Paralyzed patients regain muscle control with the help of virtual reality
By Hope King, CNN.com
A 32-year-old woman who had been paralyzed from the waist down for 13 years has regained partial control over her legs after a revolutionary new treatment.
The woman, dubbed "Patient 1," is part of an ongoing research study that uses a system of brain-controlled robotics and virtual reality to restore neurological and physical interactions.
The study involved eight spinal cord injury paraplegics -- all of whom recovered partial sensation and muscle control after about a year of training. It was conducted by the Walk Again Project in São Paulo, Brazil and led by a Duke University researcher.
The conclusions from the first part of the study were published Thursday in "Scientific Reports." Research has been underway for a total of 28 months.
A patient uses a brain-controlled VR system to make himself walk in the virutal world.
Dr. Miguel Nicolelis, a Duke University neuroscientist and lead researcher, told CNNMoney that the use of virtual reality technology has been key to the treatments.
"When you remain paralyzed for many years like our patients -- [between] three to 13 years -- your brain starts to forget what it's like to have legs and the concept of walking," he said.
To induce the brain to remember, the researchers created a special VR system.
When wearing a Facebook (FB, Tech30)-owned Oculus Rift headset, the patients could control a digital representation of themselves using their thoughts. At the same time, the patients wore a special long-sleeved shirt.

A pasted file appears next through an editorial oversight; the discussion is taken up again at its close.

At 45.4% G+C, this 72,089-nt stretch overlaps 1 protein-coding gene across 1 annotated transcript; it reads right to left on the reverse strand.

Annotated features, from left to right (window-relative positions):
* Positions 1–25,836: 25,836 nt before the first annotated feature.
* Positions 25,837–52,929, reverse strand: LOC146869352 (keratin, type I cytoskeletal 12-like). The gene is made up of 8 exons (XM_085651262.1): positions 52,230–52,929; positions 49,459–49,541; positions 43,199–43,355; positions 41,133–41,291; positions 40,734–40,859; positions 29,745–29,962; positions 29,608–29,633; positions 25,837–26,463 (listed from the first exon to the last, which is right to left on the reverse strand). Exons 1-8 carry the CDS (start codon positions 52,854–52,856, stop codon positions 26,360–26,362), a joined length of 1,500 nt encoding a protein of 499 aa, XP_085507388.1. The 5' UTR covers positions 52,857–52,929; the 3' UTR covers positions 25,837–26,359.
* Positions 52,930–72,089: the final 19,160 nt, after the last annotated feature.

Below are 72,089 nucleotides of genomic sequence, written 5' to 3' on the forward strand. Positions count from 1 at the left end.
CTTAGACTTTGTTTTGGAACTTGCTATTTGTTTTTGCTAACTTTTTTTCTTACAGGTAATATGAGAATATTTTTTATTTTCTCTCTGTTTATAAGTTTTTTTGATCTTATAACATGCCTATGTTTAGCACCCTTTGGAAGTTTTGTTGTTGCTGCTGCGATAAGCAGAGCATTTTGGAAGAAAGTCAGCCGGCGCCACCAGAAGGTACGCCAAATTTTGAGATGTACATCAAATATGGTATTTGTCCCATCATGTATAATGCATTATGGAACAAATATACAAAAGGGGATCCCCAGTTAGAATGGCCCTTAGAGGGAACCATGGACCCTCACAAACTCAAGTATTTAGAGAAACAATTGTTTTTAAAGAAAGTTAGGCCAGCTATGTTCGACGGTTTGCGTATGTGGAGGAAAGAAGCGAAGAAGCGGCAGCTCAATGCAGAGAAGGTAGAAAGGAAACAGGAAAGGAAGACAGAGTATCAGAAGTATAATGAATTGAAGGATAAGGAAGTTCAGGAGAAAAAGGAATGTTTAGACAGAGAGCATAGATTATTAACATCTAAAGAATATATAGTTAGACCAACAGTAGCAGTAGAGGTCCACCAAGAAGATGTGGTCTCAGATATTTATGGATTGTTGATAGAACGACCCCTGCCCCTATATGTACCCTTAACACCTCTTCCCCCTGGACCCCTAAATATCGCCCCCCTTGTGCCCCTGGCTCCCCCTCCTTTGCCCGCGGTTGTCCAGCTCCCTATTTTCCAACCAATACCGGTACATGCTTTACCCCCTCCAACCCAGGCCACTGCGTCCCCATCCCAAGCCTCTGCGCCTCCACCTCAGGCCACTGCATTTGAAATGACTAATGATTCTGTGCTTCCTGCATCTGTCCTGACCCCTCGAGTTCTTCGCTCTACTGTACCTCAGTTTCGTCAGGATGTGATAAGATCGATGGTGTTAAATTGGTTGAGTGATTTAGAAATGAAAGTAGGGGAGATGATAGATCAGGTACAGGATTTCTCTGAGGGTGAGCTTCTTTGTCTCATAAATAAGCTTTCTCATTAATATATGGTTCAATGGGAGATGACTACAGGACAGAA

When the patients moved their avatars in virtual reality, the shirt sent a sensation to match the surface of whatever the patient was standing on, such as grass or sand. This fooled the brain into interpreting the sensations as feedback from the movement of the feet or legs, helping the brain remember what it's like to walk.
"If you don't provide touch, then you don't create a sense of reality," Nicolelis said.
Patients graduate to using a brain-controlled robotic walker.
Once the patients made progress with controlling their virtual bodies, they graduated to using a brain-controlled robotic walker to move their real bodies.
At that point, different body parts sent signals back to the spinal cord on their own.
Over time, stimulating these multiple layers of interactions helped reawaken a small number of nerves that may have survived. This created a connection again between the brain and certain muscles.
Not only has the treatment helped patients recover some of their muscle control, it has also helped them control their bodily functions, such as bladder and bowel movements. These improvements are also important because it means patients can rely less on laxatives and catheters, and that reduces infection risks.
Nicolelis hopes to track these patients for as long as possible.
And because VR and haptic systems aren't very expensive, he believes this kind of treatment can be made available widely in the future.